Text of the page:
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Final Regulations: Selected HSA Comparability Requirements and Excise Tax Filing Requirements

On September 8, 2009, the IRS published final regulations addressing aspects of the comparability rules applicable to health savings accounts ("HSAs") and addressing certain excise tax filing requirements. The regulations are effective September 8, 2009, but the applicability date is later. The comparability rules apply to contributions made on and after January 1, 2010. The excise tax rules apply to returns due on or after January 1, 2010. 

A. HSA Comparability Requirements

General Background

An HSA may be maintained by an eligible individual who is covered by a high deductible health plan ("HDHP"), who is not covered by any other non-HDHP and who meets other requirements. An eligible individual may make deductible contributions to his or her HSA, subject to the maximum statutory limit adjusted annually for inflation (for 2009 $3,000 for employee only coverage and $5,950 for family coverage). An employer may also make contributions to an HSA that, when combined with the contributions made by the eligible individual, do not exceed the applicable statutory limit as adjusted.

Contributions to an HSA by an employer are subject to a comparability requirement. In general, the contributions made by an employer to HSAs must be in a uniform amount, with certain exceptions. The final regulations address some of these exceptions.

Full Contribution for a Partial Year

So long as an employee is an eligible individual on the first day of December, a full year's contribution may be made to that employee's HSA. If the employee does not remain an eligible individual for the following twelve (12) months, there is a tax penalty to pay for the privilege of having made a full year's contribution to an HSA for a partial year of eligible individual status.

The final regulation makes it clear that an employer who chooses to contribute to the HSAs of employees who are eligible individuals must do so in a uniform manner applicable to all such employees. Therefore, if the employer's contributions are made on a monthly prorata basis, such contributions must apply uniformly. In the alternative, if an employer chooses to contribute the maximum amount for any mid-year hire, the employer must do the same for all.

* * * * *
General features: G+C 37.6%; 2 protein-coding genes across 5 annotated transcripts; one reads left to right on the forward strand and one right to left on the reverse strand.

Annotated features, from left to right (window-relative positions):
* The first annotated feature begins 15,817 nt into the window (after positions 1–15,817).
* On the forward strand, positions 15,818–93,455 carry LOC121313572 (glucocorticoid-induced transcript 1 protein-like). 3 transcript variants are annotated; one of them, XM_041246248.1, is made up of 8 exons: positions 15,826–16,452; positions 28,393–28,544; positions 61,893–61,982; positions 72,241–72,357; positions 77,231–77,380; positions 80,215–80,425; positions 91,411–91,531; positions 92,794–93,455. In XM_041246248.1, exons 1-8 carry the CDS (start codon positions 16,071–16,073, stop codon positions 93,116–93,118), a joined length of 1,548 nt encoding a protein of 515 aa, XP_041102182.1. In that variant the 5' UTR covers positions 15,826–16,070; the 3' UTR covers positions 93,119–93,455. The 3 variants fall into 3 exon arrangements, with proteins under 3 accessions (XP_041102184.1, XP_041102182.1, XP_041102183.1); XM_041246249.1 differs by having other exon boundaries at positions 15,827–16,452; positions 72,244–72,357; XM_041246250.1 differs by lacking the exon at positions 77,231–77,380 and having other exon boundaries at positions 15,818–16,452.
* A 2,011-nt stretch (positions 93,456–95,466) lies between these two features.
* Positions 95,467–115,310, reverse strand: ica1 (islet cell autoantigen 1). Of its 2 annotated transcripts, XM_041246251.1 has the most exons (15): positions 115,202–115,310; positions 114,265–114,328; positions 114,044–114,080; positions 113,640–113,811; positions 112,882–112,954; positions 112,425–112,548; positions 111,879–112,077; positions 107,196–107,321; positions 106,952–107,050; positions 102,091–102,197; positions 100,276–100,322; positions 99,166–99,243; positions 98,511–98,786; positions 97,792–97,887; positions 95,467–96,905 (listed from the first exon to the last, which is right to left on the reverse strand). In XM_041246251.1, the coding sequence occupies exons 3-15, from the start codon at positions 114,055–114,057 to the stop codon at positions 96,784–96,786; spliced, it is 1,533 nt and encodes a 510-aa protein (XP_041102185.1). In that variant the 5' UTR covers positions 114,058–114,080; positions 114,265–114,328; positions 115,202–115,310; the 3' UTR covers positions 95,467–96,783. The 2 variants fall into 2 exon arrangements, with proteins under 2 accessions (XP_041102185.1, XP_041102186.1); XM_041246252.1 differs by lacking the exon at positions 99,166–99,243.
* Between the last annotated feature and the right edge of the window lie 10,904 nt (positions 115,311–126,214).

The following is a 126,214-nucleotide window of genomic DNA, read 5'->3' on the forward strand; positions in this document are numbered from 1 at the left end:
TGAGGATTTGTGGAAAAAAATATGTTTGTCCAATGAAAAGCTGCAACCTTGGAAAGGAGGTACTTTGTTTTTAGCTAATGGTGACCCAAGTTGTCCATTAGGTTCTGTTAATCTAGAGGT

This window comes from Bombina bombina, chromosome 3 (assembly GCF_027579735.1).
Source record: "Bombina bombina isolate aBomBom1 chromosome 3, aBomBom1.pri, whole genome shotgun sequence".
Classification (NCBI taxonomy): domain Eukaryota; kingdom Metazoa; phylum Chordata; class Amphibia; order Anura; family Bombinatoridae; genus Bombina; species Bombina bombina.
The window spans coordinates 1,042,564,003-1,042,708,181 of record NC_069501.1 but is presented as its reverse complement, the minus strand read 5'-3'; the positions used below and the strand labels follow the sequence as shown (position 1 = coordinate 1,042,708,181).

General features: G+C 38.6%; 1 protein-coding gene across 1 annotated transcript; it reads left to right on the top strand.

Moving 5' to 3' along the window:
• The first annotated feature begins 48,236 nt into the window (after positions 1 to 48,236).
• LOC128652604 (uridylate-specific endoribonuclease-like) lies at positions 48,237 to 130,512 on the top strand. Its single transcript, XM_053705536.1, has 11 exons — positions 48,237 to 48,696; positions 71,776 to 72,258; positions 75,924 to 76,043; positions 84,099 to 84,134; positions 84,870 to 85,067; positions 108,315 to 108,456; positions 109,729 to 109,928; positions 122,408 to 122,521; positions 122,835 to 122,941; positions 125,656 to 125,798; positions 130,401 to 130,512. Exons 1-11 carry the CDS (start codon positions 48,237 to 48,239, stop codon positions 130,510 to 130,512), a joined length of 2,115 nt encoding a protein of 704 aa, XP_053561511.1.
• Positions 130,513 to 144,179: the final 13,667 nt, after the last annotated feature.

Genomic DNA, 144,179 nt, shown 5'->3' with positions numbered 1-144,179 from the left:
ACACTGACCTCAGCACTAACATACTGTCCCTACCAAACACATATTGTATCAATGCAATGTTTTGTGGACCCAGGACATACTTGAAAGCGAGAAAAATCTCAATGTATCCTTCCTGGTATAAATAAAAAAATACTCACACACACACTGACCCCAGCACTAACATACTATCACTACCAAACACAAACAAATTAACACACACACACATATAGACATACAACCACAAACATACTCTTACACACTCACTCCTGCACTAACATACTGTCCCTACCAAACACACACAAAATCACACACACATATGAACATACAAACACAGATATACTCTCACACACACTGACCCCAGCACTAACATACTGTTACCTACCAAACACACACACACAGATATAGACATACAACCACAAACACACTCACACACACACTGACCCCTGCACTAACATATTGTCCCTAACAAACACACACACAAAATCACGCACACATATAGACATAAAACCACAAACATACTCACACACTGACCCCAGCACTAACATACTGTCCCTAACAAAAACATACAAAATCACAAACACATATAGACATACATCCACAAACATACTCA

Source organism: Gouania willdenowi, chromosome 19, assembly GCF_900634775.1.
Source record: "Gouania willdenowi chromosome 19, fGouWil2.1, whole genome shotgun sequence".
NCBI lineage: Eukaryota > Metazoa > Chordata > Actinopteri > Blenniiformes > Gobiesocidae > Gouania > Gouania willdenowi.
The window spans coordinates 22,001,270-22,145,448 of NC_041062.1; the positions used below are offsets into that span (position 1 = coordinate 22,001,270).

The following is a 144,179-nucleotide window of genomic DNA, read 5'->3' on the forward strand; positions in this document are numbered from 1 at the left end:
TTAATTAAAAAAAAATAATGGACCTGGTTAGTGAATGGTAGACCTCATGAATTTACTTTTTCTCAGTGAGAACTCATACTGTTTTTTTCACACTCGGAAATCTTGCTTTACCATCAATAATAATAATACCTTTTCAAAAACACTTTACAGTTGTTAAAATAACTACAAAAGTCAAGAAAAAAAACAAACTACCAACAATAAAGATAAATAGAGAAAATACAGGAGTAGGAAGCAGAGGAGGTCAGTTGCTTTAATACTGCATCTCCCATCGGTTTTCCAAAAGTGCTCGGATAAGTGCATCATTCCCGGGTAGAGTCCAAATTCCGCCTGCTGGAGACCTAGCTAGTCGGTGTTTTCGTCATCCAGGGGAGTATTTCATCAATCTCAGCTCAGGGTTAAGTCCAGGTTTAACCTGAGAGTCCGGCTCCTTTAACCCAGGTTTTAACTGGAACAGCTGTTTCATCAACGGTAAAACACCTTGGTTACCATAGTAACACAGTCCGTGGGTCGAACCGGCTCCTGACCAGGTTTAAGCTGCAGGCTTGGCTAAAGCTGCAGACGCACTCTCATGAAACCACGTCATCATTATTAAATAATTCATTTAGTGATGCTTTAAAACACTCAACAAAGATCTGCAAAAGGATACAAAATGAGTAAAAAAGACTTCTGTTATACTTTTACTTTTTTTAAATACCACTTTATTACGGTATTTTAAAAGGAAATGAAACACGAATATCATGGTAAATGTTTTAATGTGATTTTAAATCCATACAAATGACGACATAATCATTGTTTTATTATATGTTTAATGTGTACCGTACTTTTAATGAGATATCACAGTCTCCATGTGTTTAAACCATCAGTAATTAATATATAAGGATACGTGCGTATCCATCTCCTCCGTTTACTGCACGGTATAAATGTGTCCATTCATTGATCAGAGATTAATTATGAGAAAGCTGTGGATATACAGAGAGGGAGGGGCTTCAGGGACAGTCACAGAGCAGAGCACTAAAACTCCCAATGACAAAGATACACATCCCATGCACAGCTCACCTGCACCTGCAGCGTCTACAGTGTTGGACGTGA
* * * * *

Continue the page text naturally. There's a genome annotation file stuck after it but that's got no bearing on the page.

Additional Contributions for NHCEs

For purposes of applying nondiscrimination rules under the tax code, an employer's workforce is divided into highly compensated employees ("HCEs") and non-highly compensated employees ("NHCEs"). In general, an HCE is an employee who earned above a specified income threshold in the prior year and the NHCEs are all other employees. For 2009, the income threshold is $110,000 and in 2008 it was $105,000.

The final regulation implements a rule that allows larger contributions to be made on behalf of NHCEs than HCEs. Nevertheless, the comparability rules must still be met as applied within each distinct group of HCEs and NHCEs.

Qualified HSA Distributions

A qualified HSA distribution is a permitted distribution from a health care flexible spending account or from a health reimbursement arrangement made after December 20, 2006 and before January 1, 2012 which is then contributed to an HSA. The amount of the qualified HSA distribution cannot exceed the lesser of the balance in the health flexible spending account or health reimbursement arrangement on September 21, 2006 or the balance in the same on the date of the distribution.

The amount of the contribution to an HSA attributable to a qualified HSA distribution is not, itself, subject to the comparability rules. Nevertheless, if the ability to make a qualified HSA distribution is offered to any employee then it must be offered on the same terms to all employees.

B. Excise Taxes

The final regulation addresses the filing requirements for excise taxes related to failures to meet the COBRA requirements, certain group health plan requirements (for example, HIPAA creditable coverage rules and mental health parity rules), HSA comparability rules and the Archer MSA comparability rules. The excise taxes are reported on Form 8928. When the excise tax is payable by an employer, the form and payment of the tax are due at the time the employer's income tax return is due without extensions.

© 2020 Dinsmore & Shohl LLP. All rights reserved.National Law Review, Volume , Number 305



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